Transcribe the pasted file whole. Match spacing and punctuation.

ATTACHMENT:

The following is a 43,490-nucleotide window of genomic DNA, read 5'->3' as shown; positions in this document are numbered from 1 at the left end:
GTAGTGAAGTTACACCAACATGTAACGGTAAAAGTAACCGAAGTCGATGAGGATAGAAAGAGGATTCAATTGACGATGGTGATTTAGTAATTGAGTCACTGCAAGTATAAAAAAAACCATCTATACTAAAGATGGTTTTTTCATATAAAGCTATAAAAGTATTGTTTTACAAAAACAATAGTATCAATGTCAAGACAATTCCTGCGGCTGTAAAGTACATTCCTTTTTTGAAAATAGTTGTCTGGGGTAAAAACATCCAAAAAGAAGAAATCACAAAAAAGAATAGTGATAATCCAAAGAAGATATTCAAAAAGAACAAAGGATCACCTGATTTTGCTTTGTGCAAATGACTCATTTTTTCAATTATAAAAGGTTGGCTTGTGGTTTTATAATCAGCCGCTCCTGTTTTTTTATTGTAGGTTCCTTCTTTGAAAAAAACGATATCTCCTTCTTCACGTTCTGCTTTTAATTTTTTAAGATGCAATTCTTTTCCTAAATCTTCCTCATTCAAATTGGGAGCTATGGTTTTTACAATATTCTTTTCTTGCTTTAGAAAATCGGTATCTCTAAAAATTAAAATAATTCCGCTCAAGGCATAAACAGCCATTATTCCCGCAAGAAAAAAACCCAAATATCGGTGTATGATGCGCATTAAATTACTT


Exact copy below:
The following is a 43,490-nucleotide window of genomic DNA, read 5'->3' as shown; positions in this document are numbered from 1 at the left end:
GTAGTGAAGTTACACCAACATGTAACGGTAAAAGTAACCGAAGTCGATGAGGATAGAAAGAGGATTCAATTGACGATGGTGATTTAGTAATTGAGTCACTGCAAGTATAAAAAAAACCATCTATACTAAAGATGGTTTTTTCATATAAAGCTATAAAAGTATTGTTTTACAAAAACAATAGTATCAATGTCAAGACAATTCCTGCGGCTGTAAAGTACATTCCTTTTTTGAAAATAGTTGTCTGGGGTAAAAACATCCAAAAAGAAGAAATCACAAAAAAGAATAGTGATAATCCAAAGAAGATATTCAAAAAGAACAAAGGATCACCTGATTTTGCTTTGTGCAAATGACTCATTTTTTCAATTATAAAAGGTTGGCTTGTGGTTTTATAATCAGCCGCTCCTGTTTTTTTATTGTAGGTTCCTTCTTTGAAAAAAACGATATCTCCTTCTTCACGTTCTGCTTTTAATTTTTTAAGATGCAATTCTTTTCCTAAATCTTCCTCATTCAAATTGGGAGCTATGGTTTTTACAATATTCTTTTCTTGCTTTAGAAAATCGGTATCTCTAAAAATTAAAATAATTCCGCTCAAGGCATAAACAGCCATTATTCCCGCAAGAAAAAAACCCAAATATCGGTGTATGATGCGCATTAAATTACTT